Not an Either/Or Choice

Image Cred: Star-Telegram

A police officer was killed today. He died not because of something he did but because of who he was. It is shocking, disturbing, and just plain wrong. There was no consideration for his contributions to society, his loved ones, or his future. We recognize others like him may feel the impact of this killing not just locally, but all across the nation. We feel the need to show our support for our own police officers and make sure their morale does not flag while they are under attack. In an effort to counter the awful news, we make an effort to demonstrate how much we love and support our own police officers.

A black man was killed today. He died not because of something he did but because of who he was. It is shocking, disturbing, and just plain wrong. There was no consideration for his contributions to society, his loved ones, or his future. We recognize others like him may feel the impact of this killing not just locally, but all across the nation. We feel the need to show our support for our own neighbors of color and make sure their morale does not flag while they are under attack. In an effort to counter the awful news, we make an effort to demonstrate how much we love and support our own neighbors of color.

hands up don't shoot

“Hands Up, Don’t Shoot” by: Jazmine Hughes

It is not an either/or choice. There is room in our hearts to be compassionate in both situations. If you find yourself arguing with that premise, please take a few moments to consider why. The two situations have more in common than they have differences. Both are people with loved ones and families left behind; both killed unjustly; both at increased risk just because of an arbitrary characteristic of who they are. Yet, too many of us are picking one side or the other at a time when so much of our community is hurting. When in pain, people often want to find someone to blame, to lash out. There is frustration over the senselessness of the killings. The media does not help by often framing the issue as Police v. Black Man or by giving more time/space to coverage of one situation over another. Social media further amplifies that by largely showing us seemingly unending stories that support whatever side we have chosen. The sheer frequency and volume of stories becomes overwhelming.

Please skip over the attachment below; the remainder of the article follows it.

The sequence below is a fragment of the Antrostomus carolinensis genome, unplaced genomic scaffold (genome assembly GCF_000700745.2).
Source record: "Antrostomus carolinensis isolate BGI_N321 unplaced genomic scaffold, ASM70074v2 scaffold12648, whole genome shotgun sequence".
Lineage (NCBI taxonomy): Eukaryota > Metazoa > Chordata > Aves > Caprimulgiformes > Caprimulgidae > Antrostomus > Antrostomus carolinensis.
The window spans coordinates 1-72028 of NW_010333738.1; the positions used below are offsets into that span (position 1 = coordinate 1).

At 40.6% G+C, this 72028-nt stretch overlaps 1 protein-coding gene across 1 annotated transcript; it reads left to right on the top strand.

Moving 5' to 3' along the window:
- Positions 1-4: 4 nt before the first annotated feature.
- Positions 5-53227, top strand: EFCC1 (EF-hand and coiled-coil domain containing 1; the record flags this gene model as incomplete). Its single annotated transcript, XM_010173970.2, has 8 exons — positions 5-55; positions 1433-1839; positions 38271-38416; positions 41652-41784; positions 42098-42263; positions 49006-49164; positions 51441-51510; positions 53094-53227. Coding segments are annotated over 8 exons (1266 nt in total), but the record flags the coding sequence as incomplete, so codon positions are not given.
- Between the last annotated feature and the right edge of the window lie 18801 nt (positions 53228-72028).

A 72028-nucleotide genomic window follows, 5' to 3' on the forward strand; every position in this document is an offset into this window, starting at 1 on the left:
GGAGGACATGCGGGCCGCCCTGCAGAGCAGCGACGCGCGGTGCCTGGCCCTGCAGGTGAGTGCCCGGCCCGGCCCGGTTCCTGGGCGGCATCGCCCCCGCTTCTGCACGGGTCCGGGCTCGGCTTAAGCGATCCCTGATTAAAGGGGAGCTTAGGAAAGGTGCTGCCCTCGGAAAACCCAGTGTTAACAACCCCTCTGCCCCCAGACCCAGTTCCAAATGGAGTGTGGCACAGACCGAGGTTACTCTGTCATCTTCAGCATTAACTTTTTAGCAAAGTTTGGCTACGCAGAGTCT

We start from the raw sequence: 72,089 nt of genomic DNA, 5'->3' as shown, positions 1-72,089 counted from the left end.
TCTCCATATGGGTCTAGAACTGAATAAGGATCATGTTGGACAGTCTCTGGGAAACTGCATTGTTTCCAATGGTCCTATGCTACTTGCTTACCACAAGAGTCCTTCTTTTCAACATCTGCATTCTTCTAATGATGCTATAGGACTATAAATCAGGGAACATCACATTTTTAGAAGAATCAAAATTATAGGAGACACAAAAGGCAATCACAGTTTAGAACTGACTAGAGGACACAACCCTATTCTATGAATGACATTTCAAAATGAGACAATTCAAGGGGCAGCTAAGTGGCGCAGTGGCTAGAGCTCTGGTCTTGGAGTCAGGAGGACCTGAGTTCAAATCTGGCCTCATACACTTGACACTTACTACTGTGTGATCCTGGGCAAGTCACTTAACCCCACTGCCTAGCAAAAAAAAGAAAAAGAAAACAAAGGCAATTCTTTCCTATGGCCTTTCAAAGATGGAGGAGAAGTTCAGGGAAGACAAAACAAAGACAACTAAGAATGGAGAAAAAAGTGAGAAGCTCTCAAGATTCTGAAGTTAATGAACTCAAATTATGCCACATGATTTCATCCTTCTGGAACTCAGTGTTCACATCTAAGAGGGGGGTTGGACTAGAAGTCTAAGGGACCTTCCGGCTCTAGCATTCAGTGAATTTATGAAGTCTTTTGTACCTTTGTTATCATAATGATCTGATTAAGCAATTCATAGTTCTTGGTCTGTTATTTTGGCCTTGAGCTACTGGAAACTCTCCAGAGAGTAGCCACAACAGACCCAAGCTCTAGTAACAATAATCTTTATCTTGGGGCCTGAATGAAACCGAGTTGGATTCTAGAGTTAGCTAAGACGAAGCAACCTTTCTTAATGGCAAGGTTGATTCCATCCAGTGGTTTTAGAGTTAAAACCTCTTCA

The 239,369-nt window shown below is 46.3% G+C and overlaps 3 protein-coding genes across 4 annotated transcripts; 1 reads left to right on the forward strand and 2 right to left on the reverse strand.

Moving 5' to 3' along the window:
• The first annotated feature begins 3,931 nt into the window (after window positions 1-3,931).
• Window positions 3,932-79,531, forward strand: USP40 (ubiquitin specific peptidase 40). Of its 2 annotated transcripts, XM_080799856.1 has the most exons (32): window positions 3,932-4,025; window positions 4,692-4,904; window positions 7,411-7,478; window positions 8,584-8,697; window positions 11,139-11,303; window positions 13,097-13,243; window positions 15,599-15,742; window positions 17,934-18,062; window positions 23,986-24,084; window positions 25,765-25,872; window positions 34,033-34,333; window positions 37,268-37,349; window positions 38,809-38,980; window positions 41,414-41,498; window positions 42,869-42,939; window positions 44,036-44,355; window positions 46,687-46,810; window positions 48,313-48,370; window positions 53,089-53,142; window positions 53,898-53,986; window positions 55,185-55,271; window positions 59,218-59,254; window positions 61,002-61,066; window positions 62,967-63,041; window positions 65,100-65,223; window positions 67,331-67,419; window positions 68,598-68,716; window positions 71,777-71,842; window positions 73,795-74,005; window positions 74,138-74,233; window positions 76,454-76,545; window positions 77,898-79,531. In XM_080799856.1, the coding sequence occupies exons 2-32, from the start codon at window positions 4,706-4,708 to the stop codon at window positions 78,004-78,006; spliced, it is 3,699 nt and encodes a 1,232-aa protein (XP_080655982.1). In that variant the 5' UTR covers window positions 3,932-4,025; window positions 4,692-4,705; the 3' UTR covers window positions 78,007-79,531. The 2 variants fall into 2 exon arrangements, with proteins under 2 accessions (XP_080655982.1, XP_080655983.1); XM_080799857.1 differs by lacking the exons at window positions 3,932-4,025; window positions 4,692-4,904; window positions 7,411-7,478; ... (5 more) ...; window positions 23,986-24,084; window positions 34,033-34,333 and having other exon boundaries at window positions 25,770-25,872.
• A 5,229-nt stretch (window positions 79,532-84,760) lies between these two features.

This is not a contest and there are no winners. We do not need to pick sides. Click To Tweet

The reality is that white people generally find it much easier to empathize with the unjust killing of a police officer than the unjust killing of a person of color. But here are the facts:

  • Total officers who died in the line of duty (YTD thru 24 July): 69
    • NOTE: Less than half of these are from gunfire. The rest are accidents, heart attacks, etc.
  • Total persons of color killed by police (YTD thru 24 July): 306-348 (race data is not available in some cases)

chattanoogashootingsmit9139100457_t1070_hd7d426fcf169a2b627e71b3619c7644d79cc0582Each of these statistics includes a portion of grossly unjust deaths. Were these numbers reversed, white citizens would be rioting over the injustice and demanding immediate change. Long before the numbers got so lopsided in the other direction, some good ol’ boy with a gun likely would have sought some vigilante justice. We have actually seen the beginnings of such action after a person of color killed several Marines in Tennessee in 2015 and predominantly white people brought their personal weapons and stood guard at recruiting locations.

Yet, we tend to fault our neighbors of color for being upset because people they know and care about are being subjected to unreasonable levels of force and dying as a result of their skin color. At the same time, we reach out to support our local police departments after just a taste of what our neighbors of color experience frequently. We easily empathize with the plight of police officers after the recent high-profile deaths, yet police deaths in the line of duty are NOT actually increased. There is a 0% change as of July 25, 2016, when compared to 2015, according to Officer Down Memorial Page (www.odmp.org).

This is not a contest and there are no winners. We do not need to pick sides. We need to support ALL our neighbors while we work together to reduce the frequency of injustices experienced by everyone. This is not an either/or choice. It can, and should, be both.

NCIL-Banner-Injustice-Anywhere-Is-a-Threat-to-Justice-Everywhere-MLK

About the Author

Joanna Campbell

Joanna was born and raised in Minnesota. She has a degree in Classical Studies/Latin which, logically, led to a career in the banking industry. She also founded and ran a non-profit organization for several years. Along the way, she found the love of her life and a passion for animals. She currently teaches adults to knit and writes things on the internet.